If the vast majority of the profession simply keeps doing things the way they have always done things, then we will continue to fail each other.

Boutiques show the way forward

A manifestation of the unhappiness with current legal models and processes is the emergence of boutique firms being established by senior lawyers and the growing attraction of in-house roles.

Many of these boutique firms are being set-up by senior large law practitioners, including former managing partners and practice group heads, who were becomingly increasingly frustrated by the fact their respective firms would often put up the shutters when it came to wanting to do things differently.

“With Hive, I was excited by the opportunity to start with a clean slate and design a law firm specifically for the contemporary legal market, which is undergoing fundamental changes,” said Mitzi Gilligan, a former senior partner with Minter Ellison, in speaking to Lawyers Weekly about her new firm Hive Legal, which she launched with former Minters’ colleagues and DLA Piper partners in February.

A number of additional new entrants, such as SpeirsRyan and Keypoint Law, have also attracted senior large law practitioners. These firms have similarly ditched the billable hour and encouraged remote and flexible working options.

Gilligan is right in that the contemporary legal market needs contemporary solutions, and we have the wherewithal to find them.

The question is: do we have the stomach to change previously-held, rusted-on notions of doing things?

Inward focus also important

Something that was readily apparent to me in going through the submissions for the Law Awards was that the lawyers, barristers, firms and in-house teams represented here tonight are at the cutting edge of commercial legal developments, often designing bespoke and innovative legal solutions on behalf of their organisations and clients.

The King & Wood Mallesons banking and finance lawyers who worked on the establishment of the Australian Clearing House for Over The Counter (OTC) Derivatives, work which earned that KWM crew a place among the finalists for the Transaction Team Award, devised unique solution after unique solution on behalf of their client, the Australian Securities Exchange.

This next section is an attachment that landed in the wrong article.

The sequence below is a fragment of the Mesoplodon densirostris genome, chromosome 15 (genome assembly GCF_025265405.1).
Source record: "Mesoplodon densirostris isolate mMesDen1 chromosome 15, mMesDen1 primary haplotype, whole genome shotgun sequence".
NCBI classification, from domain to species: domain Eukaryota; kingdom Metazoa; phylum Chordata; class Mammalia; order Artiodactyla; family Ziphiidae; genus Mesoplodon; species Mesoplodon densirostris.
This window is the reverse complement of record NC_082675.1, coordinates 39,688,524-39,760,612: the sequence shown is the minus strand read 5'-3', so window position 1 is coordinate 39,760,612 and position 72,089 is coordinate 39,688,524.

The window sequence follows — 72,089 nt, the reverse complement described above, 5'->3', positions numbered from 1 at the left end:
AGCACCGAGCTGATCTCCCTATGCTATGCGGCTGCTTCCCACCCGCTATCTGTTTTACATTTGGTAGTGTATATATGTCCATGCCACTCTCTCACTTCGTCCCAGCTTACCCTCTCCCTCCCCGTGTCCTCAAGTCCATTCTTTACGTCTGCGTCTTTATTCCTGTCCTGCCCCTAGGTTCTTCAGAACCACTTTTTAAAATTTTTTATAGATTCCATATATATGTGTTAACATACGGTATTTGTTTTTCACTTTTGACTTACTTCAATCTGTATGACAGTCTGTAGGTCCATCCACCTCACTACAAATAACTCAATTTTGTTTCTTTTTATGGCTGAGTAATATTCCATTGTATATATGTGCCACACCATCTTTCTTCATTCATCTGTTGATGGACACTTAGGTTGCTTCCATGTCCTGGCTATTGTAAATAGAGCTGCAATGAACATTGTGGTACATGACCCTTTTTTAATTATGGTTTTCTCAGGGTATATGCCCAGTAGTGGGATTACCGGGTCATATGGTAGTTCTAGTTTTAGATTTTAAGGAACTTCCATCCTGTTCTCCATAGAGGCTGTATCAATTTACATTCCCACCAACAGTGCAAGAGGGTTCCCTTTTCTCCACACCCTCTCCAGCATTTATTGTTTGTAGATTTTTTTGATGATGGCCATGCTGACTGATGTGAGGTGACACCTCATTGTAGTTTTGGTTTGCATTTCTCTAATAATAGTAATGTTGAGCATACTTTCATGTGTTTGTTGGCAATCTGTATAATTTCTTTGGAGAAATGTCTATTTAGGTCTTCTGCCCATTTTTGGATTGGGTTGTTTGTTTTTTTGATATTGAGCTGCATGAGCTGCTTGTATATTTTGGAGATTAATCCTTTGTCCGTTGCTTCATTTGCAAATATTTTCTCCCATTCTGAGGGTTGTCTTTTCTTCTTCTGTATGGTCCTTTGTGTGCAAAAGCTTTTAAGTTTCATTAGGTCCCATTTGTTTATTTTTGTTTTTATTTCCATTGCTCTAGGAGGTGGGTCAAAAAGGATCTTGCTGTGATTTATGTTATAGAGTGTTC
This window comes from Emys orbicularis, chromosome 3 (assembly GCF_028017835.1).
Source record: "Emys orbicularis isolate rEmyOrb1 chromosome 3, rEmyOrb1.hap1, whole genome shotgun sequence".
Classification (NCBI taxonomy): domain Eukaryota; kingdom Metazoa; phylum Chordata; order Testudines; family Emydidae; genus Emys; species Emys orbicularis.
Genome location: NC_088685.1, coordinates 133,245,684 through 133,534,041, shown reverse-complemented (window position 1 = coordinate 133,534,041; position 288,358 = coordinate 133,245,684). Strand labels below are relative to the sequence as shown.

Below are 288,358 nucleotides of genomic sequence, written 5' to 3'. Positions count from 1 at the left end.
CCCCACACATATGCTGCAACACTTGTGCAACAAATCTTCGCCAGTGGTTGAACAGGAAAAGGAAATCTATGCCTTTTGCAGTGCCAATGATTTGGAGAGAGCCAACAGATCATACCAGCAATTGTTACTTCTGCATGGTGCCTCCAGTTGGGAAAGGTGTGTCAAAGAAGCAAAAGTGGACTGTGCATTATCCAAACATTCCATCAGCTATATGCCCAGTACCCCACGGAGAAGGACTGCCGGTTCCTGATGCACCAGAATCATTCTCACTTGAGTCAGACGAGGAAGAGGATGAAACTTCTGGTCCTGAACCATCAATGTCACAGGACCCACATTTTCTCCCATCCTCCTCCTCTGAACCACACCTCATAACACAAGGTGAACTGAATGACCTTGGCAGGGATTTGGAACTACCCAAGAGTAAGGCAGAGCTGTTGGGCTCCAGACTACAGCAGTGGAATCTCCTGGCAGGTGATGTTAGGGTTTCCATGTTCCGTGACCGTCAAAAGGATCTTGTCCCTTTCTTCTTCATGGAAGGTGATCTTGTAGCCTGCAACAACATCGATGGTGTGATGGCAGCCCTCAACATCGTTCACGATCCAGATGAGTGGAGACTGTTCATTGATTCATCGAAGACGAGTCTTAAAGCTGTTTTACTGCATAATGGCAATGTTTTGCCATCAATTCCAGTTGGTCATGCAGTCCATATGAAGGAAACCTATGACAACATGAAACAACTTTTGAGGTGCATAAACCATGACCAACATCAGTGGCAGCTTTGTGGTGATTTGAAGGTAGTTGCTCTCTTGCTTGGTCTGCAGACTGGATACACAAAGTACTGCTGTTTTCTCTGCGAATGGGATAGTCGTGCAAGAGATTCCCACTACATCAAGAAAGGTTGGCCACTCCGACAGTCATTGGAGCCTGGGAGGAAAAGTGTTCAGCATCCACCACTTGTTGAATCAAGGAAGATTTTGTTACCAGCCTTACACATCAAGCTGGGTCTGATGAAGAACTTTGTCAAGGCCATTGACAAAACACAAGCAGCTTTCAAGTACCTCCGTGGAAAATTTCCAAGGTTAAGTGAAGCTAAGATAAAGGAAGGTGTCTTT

The KWM team created the framework for the new legal structure; drafted the new OTC Derivative Clearing Rules, tailored the existing futures clearing house structure to the new offering and negotiated legislative changes as well as dealing with overseas regulation.

It is no exaggeration to say that lawyers working on this transaction were devising ground-breaking legal solutions to a vexing commercial issue.

Work such as this gives me hope for the future.

Many of the finalists here tonight have demonstrated similar levels of innovation, thoughtfulness and diligence as exhibited by the aforementioned KWM team. Indeed, finalists’ here tonight routinely set and reach such high standards on behalf of clients.

My hope is that such expertise and passion in striving for excellence from a transactional point of view can be turned towards addressing the structural issues confronting members of the profession.

If similar levels of commitment are adopted in seeking to devise policies to improve the working life and conditions of members of the profession, then we stand half a chance of coming out the other side with a happier, healthier and more diverse array of practitioners.

Such a result would be good for legal bodies and clients alike.

We certainly have nothing to lose by trying.

Picture: Justin Whealing speaking at the Awards

Innovation should not just be client-focused